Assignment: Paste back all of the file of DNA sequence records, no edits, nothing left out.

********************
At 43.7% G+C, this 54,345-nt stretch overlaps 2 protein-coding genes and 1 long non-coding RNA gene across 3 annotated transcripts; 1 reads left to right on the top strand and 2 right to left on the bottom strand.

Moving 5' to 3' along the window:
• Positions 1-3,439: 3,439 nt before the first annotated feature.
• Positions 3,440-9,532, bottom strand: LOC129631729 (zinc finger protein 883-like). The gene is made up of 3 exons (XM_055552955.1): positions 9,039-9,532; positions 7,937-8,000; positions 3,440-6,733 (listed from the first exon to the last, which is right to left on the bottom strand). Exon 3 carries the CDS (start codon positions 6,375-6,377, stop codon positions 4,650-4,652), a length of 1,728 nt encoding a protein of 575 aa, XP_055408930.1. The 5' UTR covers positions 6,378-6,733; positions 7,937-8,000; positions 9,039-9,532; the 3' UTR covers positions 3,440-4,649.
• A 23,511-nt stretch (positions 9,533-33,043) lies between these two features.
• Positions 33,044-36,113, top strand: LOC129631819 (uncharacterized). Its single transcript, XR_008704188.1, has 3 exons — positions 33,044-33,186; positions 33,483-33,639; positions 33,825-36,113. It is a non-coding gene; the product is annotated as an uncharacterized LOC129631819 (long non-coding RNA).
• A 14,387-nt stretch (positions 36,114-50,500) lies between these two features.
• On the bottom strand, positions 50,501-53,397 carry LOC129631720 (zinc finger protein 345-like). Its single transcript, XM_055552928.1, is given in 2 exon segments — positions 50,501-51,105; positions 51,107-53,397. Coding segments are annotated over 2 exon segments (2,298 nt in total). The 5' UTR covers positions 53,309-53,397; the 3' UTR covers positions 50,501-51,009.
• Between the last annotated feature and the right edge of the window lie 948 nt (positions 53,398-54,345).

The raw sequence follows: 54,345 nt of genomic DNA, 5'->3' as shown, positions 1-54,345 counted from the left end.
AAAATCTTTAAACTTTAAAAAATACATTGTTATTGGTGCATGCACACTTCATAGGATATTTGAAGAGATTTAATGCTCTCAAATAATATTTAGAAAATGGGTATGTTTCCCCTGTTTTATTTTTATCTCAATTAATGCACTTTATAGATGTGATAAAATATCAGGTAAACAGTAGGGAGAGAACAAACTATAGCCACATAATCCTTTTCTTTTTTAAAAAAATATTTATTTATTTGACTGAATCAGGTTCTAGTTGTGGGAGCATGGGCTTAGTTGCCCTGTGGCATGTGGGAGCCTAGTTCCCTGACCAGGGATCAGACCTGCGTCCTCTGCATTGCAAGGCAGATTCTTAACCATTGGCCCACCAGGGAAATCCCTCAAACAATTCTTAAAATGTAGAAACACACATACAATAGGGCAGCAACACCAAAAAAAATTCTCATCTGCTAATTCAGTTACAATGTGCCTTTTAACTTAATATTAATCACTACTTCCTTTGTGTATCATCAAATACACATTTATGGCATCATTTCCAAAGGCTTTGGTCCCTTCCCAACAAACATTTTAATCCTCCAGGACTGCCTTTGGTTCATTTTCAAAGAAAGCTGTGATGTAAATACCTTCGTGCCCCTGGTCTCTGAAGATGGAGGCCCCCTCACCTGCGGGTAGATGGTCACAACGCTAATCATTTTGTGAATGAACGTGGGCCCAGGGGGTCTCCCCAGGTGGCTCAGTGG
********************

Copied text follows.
At 43.7% G+C, this 54,345-nt stretch overlaps 2 protein-coding genes and 1 long non-coding RNA gene across 3 annotated transcripts; 1 reads left to right on the top strand and 2 right to left on the bottom strand.

Moving 5' to 3' along the window:
• Positions 1-3,439: 3,439 nt before the first annotated feature.
• Positions 3,440-9,532, bottom strand: LOC129631729 (zinc finger protein 883-like). The gene is made up of 3 exons (XM_055552955.1): positions 9,039-9,532; positions 7,937-8,000; positions 3,440-6,733 (listed from the first exon to the last, which is right to left on the bottom strand). Exon 3 carries the CDS (start codon positions 6,375-6,377, stop codon positions 4,650-4,652), a length of 1,728 nt encoding a protein of 575 aa, XP_055408930.1. The 5' UTR covers positions 6,378-6,733; positions 7,937-8,000; positions 9,039-9,532; the 3' UTR covers positions 3,440-4,649.
• A 23,511-nt stretch (positions 9,533-33,043) lies between these two features.
• Positions 33,044-36,113, top strand: LOC129631819 (uncharacterized). Its single transcript, XR_008704188.1, has 3 exons — positions 33,044-33,186; positions 33,483-33,639; positions 33,825-36,113. It is a non-coding gene; the product is annotated as an uncharacterized LOC129631819 (long non-coding RNA).
• A 14,387-nt stretch (positions 36,114-50,500) lies between these two features.
• On the bottom strand, positions 50,501-53,397 carry LOC129631720 (zinc finger protein 345-like). Its single transcript, XM_055552928.1, is given in 2 exon segments — positions 50,501-51,105; positions 51,107-53,397. Coding segments are annotated over 2 exon segments (2,298 nt in total). The 5' UTR covers positions 53,309-53,397; the 3' UTR covers positions 50,501-51,009.
• Between the last annotated feature and the right edge of the window lie 948 nt (positions 53,398-54,345).

The raw sequence follows: 54,345 nt of genomic DNA, 5'->3' as shown, positions 1-54,345 counted from the left end.
AAAATCTTTAAACTTTAAAAAATACATTGTTATTGGTGCATGCACACTTCATAGGATATTTGAAGAGATTTAATGCTCTCAAATAATATTTAGAAAATGGGTATGTTTCCCCTGTTTTATTTTTATCTCAATTAATGCACTTTATAGATGTGATAAAATATCAGGTAAACAGTAGGGAGAGAACAAACTATAGCCACATAATCCTTTTCTTTTTTAAAAAAATATTTATTTATTTGACTGAATCAGGTTCTAGTTGTGGGAGCATGGGCTTAGTTGCCCTGTGGCATGTGGGAGCCTAGTTCCCTGACCAGGGATCAGACCTGCGTCCTCTGCATTGCAAGGCAGATTCTTAACCATTGGCCCACCAGGGAAATCCCTCAAACAATTCTTAAAATGTAGAAACACACATACAATAGGGCAGCAACACCAAAAAAAATTCTCATCTGCTAATTCAGTTACAATGTGCCTTTTAACTTAATATTAATCACTACTTCCTTTGTGTATCATCAAATACACATTTATGGCATCATTTCCAAAGGCTTTGGTCCCTTCCCAACAAACATTTTAATCCTCCAGGACTGCCTTTGGTTCATTTTCAAAGAAAGCTGTGATGTAAATACCTTCGTGCCCCTGGTCTCTGAAGATGGAGGCCCCCTCACCTGCGGGTAGATGGTCACAACGCTAATCATTTTGTGAATGAACGTGGGCCCAGGGGGTCTCCCCAGGTGGCTCAGTGG